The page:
A title that is effectively social-suicide to post on PlanetKDE, but I’ll risk it anyway. I spent some time last week trying out Gnome 3.2, and it has a lot of really good ideas that we can
steal take influence from.
I think as desktop developers it’s always worth spending some time to see what our “competitors” are doing in both the open source and commercial world.
I’ve shared just a few of the things that stood out in Gnome 3 as things I liked.
Smart use of font colours
In this screenshot, we can see for a list of “label: value” the labels are slightly greyed out. I really like this, as your eyes are instantly drawn to the information you want to see, the values that change not the label. My brain doesn’t need to see the label to know that “100 Mb/s” refers to the speed, or see something formatted like an IP address and it makes it quicker to find this information.
The equivalent KDE application uses this (IMHO) the wrong way round. What’s worse is on the KDE the use of when to bold text is inconsistent. The battery plasmoid uses bold text on the values in the applet, but in the tooltip, this is reversed. We have inconstancy within a single applet. Also generally bold fonts are harder to read and should be used with caution.
Use of fonts are a risky business, using too many will make the desktop look inconsistent and messy. A good desktop experience needs a small set, with clear defined rules as to what to use where.
With the drop-shadow effect, window borders aren’t needed. The shadow shows where the window ends and removing borders not only gives you a few extra pixels, it removes one layer of the “boxes inside boxes inside boxes” look that tends to plague KDE apps. Below is an image of dolphin in Gnome’s window manager.
“But you can already do that in KDE”.
That’s sort of true. In KDE you can remove the border, but not in a way that actually works. In Gnome they’ve done something clever, the borders are missing but moving to the edge of the window (on any size) still displays size grips for a few pixels around the window, a larger size area to resize from than the standard thin borders KDE has. It’s a move that results in a better appearance and an easier to use experience, something that’s much better than having lots of options.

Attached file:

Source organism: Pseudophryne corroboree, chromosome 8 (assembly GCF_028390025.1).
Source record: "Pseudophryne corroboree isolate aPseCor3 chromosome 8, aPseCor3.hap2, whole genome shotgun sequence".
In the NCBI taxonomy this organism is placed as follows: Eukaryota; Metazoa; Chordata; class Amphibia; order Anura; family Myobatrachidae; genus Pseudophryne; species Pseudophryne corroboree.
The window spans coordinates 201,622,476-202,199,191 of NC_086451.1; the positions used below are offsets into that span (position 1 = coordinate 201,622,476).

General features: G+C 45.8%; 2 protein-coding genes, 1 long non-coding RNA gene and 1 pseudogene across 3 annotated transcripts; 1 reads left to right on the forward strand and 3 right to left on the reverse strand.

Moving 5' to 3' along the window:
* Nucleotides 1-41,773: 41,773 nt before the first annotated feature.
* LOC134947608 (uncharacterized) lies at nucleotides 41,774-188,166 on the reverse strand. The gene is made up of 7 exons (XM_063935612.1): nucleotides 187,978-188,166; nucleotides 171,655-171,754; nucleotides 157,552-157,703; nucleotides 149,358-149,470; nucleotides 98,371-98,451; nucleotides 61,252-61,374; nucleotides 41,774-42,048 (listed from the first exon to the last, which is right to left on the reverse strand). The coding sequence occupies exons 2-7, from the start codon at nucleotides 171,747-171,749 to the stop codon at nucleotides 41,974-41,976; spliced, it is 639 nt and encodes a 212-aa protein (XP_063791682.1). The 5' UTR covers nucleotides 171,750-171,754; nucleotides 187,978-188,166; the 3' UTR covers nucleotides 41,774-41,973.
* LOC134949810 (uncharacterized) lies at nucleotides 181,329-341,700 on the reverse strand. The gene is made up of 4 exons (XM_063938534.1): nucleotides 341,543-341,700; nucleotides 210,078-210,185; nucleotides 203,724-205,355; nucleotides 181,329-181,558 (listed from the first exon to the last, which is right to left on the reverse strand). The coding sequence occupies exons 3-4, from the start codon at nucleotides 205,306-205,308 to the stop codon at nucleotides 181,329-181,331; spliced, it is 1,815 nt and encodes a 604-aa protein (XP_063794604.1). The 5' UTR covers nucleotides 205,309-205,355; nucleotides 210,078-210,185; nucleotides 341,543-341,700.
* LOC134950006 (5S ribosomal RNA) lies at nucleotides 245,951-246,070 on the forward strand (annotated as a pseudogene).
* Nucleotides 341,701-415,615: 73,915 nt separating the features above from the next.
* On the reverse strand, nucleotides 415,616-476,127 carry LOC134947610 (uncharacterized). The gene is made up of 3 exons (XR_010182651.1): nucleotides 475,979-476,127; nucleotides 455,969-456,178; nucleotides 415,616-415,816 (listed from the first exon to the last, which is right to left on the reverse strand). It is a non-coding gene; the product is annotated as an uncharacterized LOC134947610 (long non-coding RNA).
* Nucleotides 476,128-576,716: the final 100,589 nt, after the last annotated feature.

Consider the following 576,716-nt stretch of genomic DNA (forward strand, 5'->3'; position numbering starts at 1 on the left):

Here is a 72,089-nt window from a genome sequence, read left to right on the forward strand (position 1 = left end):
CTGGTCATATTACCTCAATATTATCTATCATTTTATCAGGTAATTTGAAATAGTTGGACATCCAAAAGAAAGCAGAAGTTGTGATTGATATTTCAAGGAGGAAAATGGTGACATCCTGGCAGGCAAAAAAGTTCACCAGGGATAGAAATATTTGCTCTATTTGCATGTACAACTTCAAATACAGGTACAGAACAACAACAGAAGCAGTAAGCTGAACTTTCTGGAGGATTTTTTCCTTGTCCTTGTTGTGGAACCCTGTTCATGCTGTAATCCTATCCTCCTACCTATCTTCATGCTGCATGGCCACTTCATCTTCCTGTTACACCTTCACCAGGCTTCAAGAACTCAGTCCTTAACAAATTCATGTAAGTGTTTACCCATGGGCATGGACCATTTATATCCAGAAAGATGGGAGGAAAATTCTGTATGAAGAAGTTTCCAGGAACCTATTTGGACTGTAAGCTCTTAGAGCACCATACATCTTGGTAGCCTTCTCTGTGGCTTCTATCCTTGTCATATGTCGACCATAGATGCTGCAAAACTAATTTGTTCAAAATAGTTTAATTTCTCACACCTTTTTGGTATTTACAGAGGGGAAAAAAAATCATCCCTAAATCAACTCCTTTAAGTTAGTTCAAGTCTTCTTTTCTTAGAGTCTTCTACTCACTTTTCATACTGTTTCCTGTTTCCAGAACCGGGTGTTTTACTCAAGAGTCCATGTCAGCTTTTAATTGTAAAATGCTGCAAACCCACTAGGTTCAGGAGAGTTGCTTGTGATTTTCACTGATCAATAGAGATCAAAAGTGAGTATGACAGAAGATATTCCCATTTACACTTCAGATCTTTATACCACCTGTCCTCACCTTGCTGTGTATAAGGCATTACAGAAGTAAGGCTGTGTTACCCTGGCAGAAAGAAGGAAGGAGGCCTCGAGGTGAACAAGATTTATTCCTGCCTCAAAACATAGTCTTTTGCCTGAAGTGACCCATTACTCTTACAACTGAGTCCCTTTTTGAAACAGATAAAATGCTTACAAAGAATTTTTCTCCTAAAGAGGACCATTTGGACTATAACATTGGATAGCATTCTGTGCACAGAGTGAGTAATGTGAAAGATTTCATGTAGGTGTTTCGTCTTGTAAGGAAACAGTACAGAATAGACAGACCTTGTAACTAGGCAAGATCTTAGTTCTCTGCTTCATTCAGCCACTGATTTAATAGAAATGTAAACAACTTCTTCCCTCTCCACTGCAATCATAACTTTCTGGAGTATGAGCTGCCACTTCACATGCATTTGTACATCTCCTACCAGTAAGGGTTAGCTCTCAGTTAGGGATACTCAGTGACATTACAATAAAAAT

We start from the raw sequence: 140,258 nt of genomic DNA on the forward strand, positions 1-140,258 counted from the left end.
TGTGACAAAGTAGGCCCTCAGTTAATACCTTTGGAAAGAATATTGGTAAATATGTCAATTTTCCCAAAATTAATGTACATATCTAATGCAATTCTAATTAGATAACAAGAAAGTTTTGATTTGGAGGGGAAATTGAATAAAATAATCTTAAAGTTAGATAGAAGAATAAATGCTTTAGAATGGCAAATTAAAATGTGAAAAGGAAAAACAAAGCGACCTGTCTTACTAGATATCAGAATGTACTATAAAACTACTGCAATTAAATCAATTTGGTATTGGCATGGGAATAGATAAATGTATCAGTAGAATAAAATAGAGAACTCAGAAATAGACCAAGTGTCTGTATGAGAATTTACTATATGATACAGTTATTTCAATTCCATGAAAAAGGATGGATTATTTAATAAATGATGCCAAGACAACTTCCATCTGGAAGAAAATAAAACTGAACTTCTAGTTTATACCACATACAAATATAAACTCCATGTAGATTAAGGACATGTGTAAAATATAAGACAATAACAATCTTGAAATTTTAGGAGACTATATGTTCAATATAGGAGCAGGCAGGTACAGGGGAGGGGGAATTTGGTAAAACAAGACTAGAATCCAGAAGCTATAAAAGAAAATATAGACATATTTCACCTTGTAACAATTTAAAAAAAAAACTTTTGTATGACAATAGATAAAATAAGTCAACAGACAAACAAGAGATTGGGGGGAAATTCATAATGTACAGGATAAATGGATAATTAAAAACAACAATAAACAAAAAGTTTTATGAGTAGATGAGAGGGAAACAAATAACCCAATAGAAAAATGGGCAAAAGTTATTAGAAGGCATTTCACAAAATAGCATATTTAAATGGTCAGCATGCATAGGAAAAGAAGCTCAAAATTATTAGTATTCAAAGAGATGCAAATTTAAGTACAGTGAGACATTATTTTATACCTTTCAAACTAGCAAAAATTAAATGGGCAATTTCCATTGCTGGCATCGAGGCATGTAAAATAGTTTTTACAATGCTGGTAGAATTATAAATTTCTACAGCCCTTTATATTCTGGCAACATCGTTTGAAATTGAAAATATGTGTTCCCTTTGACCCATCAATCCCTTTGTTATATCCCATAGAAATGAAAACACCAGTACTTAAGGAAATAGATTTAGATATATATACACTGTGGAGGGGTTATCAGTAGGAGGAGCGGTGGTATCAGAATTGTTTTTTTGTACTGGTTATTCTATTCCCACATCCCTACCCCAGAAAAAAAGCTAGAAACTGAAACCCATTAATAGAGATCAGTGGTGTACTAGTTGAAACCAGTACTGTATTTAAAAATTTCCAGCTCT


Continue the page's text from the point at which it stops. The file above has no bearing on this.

Every indicator in gnome has mockups and was designed by a single group who talk to each other. Each KDE plasmoids are mostly created by a single team/person, which doesn’t lead to consistency. Click on one of my icons could open a plasma applet, a QWidget styled menu, or even open a dialog in the middle of the screen. Visually each applet is different, with a mixed use of fonts, padding and design.
Number of tray icons
Whilst Gnome just has a few indicators, my desktop has millions. This is caused by the lack of a regulating team that says “this panel is only allowed to have XYZ”. A lot of the indicators here do nothing, they just inform me that an application is running. I don’t need to be told that. KOrganizer for example has an icon to show me that the event reminder daemon is running? No-one needs that, if I have reminders in my calendar it should be running a daemon, if not, then it shouldn’t be running. No point giving me as a user an option to break my event notifications (by turning it off) and I don’t want to be notified that things are working as expected.
All this effort to phase out system tray icons in plasma hasn’t really been helped by the number of applications making things that still use them, for no real reason.
Padding refers to the spacing between the inside of a border and the content, with plasma and QML this moved to being something done by the developer and not the widget engine. Whilst this gives flexibility to be clever it allows developers to do it wrong. I intend to make an entire blog post about proper-padding in the future, along with hopefully a bucket load of patches.
It’s not perfect
Whilst Gnome 3 is very very polished, it is missing quite a few things. Our desktop needs a lot of work and extreme focus on user experience to match theirs, but there’s plenty of chance for staying continually better. At least our users can shut down.